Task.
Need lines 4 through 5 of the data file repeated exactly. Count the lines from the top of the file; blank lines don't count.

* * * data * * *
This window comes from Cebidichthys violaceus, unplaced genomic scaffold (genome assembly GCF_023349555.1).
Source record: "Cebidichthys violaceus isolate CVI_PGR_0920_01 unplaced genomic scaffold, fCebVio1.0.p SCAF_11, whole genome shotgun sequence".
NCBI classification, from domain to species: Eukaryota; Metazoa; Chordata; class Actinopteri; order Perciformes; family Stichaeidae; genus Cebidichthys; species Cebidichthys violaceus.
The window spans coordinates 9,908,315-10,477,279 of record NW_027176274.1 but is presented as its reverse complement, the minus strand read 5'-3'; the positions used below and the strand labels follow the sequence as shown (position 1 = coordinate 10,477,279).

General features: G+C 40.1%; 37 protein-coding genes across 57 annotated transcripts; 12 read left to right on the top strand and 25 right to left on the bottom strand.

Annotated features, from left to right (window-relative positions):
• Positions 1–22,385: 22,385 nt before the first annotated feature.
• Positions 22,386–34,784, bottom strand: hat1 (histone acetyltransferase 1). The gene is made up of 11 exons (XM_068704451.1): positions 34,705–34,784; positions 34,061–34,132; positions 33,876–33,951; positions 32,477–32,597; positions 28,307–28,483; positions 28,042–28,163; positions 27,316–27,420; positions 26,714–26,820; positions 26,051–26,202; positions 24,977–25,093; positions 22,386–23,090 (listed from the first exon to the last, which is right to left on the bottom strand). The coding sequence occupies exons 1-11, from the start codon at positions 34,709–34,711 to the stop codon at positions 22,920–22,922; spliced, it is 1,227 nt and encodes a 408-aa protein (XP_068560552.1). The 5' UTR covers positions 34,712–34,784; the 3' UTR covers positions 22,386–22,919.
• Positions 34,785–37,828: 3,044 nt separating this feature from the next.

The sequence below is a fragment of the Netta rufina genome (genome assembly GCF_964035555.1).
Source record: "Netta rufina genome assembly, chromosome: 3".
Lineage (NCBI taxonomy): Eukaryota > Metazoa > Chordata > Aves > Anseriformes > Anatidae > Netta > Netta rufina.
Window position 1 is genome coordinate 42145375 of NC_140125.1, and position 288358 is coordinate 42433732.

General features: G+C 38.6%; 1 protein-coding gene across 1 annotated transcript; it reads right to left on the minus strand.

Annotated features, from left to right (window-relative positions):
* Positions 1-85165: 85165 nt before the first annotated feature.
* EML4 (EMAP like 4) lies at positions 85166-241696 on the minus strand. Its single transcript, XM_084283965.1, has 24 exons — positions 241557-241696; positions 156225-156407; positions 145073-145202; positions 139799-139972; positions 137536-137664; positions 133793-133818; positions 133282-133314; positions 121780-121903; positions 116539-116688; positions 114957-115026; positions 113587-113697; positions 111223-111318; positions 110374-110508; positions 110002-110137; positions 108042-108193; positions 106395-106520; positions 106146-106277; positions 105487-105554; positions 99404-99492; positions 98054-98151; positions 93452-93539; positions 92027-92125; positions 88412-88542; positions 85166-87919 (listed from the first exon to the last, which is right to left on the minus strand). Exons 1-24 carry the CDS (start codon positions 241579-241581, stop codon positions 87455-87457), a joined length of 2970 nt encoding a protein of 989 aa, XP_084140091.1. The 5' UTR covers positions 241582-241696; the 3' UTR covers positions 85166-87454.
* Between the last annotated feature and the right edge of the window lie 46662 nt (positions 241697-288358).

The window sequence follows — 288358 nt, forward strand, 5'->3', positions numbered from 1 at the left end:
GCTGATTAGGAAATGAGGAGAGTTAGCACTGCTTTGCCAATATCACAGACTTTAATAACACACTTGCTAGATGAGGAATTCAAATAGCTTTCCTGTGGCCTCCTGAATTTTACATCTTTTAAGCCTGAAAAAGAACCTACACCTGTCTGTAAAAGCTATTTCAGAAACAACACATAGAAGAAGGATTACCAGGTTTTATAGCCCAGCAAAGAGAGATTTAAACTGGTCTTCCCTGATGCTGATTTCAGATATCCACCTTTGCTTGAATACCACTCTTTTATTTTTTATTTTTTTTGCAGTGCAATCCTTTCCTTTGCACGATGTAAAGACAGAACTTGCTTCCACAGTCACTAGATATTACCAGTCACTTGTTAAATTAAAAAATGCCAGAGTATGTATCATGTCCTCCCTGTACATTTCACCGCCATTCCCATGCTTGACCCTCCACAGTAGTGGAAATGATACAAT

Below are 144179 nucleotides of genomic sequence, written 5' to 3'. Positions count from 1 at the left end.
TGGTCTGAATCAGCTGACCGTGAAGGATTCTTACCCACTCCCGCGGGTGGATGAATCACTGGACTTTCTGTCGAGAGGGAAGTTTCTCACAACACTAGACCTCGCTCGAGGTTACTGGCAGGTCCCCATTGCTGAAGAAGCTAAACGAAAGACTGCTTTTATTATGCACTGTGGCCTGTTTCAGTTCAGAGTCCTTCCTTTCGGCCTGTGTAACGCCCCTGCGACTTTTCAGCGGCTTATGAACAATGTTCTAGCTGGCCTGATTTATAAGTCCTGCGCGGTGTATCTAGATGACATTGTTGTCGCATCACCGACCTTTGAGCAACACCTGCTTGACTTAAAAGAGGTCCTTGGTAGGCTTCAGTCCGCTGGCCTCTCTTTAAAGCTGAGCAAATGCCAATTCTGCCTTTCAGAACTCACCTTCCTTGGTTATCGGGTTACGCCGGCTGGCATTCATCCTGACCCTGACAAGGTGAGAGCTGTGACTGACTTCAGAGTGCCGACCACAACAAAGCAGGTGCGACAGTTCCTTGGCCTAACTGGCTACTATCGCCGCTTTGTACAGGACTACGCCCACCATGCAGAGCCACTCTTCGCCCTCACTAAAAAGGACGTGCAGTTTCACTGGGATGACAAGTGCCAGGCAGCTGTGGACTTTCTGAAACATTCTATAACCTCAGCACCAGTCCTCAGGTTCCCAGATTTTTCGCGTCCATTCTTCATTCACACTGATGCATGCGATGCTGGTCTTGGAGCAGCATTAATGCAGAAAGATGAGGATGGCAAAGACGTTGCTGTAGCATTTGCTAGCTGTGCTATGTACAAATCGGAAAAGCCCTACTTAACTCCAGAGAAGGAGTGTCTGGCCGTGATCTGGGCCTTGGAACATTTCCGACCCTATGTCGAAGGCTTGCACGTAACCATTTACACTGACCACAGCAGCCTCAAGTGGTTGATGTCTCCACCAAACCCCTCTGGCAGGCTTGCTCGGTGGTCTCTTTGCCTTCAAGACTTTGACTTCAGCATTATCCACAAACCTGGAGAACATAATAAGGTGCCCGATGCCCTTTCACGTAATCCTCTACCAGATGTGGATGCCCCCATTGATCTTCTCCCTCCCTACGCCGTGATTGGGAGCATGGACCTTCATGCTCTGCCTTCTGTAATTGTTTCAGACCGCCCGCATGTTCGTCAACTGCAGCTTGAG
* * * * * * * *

The window spans coordinates 9,908,315-10,477,279 of record NW_027176274.1 but is presented as its reverse complement, the minus strand read 5'-3'; the positions used below and the strand labels follow the sequence as shown (position 1 = coordinate 10,477,279).

General features: G+C 40.1%; 37 protein-coding genes across 57 annotated transcripts; 12 read left to right on the top strand and 25 right to left on the bottom strand.